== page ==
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I'm trying to solve the following exercise but I'm not sure if what I'm doing is right.

"Let $X$ be an r.v. distributed as $\chi_{40}^{2}$. Use Tchebichev’s inequality in order to find a lower bound for the probability $P(|(X/40) − 1| ≤ 0.5)$, and compare this bound with the exact value found from the $\chi^{2}$ Distribution Table."

Considering that $\mu=40$ and $\sigma=\sqrt{2\times40}$ my approach was turning the inequality into:

$P(-20\leq|X-40|\leq 20)\geq 1-\frac{1}{k^{2}}$

In order to obtain:

$P(|X-40| ≤ 20)\geq 1-\frac{1}{k^{2}}$

$P(|X-40| ≤ 20)\geq 1-\frac{1}{2.236^{2}}=0.8$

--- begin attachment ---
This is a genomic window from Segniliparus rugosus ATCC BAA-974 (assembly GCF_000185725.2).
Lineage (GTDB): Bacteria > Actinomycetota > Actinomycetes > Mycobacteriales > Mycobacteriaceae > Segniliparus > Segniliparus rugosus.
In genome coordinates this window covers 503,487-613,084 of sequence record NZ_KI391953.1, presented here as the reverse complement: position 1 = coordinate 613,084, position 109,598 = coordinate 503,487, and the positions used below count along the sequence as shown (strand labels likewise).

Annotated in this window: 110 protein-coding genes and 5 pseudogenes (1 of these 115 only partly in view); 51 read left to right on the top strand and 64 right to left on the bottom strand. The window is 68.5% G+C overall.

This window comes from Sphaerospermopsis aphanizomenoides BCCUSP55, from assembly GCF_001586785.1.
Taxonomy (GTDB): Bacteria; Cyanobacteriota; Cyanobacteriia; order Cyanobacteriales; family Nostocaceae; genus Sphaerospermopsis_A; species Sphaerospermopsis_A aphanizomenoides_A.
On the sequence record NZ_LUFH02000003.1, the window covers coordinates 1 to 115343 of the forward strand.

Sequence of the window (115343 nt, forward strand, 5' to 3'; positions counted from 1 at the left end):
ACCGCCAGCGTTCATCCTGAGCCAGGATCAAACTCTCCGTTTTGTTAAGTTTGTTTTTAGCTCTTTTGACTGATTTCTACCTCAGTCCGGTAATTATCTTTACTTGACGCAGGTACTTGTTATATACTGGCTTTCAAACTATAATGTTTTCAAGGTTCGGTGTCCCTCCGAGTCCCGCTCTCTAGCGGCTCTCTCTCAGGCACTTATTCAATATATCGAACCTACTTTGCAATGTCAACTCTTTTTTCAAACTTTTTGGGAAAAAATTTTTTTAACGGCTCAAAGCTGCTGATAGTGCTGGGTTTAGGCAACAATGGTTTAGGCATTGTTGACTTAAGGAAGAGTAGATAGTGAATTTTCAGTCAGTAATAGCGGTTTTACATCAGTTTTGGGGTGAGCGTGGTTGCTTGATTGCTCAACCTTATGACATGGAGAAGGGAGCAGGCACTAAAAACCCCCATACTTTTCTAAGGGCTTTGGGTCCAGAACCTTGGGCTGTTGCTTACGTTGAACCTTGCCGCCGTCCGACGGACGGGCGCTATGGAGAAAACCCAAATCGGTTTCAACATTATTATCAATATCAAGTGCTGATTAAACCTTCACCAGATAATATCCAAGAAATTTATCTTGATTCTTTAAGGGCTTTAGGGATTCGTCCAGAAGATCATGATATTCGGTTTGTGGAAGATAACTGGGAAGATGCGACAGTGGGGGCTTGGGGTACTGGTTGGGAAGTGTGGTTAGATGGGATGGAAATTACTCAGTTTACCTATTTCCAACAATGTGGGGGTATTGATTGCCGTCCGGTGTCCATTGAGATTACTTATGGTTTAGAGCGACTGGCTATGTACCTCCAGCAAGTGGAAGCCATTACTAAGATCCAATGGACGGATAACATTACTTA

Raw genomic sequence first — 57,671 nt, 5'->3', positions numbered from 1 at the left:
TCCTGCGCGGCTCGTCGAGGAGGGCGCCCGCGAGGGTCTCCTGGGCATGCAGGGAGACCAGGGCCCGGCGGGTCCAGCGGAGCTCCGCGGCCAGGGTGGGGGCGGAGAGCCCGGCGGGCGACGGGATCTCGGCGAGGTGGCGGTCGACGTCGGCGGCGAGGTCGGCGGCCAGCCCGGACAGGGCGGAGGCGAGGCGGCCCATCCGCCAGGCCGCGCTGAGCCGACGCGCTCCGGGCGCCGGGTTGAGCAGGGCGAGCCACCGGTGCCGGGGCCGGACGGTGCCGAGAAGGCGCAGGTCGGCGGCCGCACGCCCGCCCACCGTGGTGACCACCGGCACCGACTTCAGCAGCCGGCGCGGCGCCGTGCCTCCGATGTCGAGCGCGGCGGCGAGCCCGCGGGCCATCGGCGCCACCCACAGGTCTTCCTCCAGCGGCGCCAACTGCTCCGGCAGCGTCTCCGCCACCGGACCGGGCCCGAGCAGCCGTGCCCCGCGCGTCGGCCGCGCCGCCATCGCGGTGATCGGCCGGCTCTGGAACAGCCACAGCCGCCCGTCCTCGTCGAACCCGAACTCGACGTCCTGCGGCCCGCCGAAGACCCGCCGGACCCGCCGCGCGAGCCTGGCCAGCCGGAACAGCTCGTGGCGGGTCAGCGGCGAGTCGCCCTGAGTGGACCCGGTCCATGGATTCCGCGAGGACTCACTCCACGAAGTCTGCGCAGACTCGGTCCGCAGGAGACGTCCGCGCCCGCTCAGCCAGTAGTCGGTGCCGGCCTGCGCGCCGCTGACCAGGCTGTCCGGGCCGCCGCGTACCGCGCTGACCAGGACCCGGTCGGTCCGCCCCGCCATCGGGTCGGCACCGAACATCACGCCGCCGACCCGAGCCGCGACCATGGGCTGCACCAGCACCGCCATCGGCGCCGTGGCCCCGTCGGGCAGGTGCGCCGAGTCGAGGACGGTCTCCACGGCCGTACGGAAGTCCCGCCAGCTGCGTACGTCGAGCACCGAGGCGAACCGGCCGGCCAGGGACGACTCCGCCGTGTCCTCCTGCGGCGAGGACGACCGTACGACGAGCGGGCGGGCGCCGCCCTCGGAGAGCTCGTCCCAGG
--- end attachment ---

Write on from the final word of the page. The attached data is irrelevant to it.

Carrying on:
But this result doesn't match with the Distribution Table.

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Chebyshev's inequality is an inequality. It tells you that $P(|X-40| ≤ 20)\geq 0.8$. So if the probability that $20\leq X\leq 60$ is at least $0.8$, the inequality is satisfied. It is:

> pchisq(60,40)-pchisq(20,40)
[1] 0.9746722

which is greater than $0.8$, so the lower bound given by the inequality works just as it should here.

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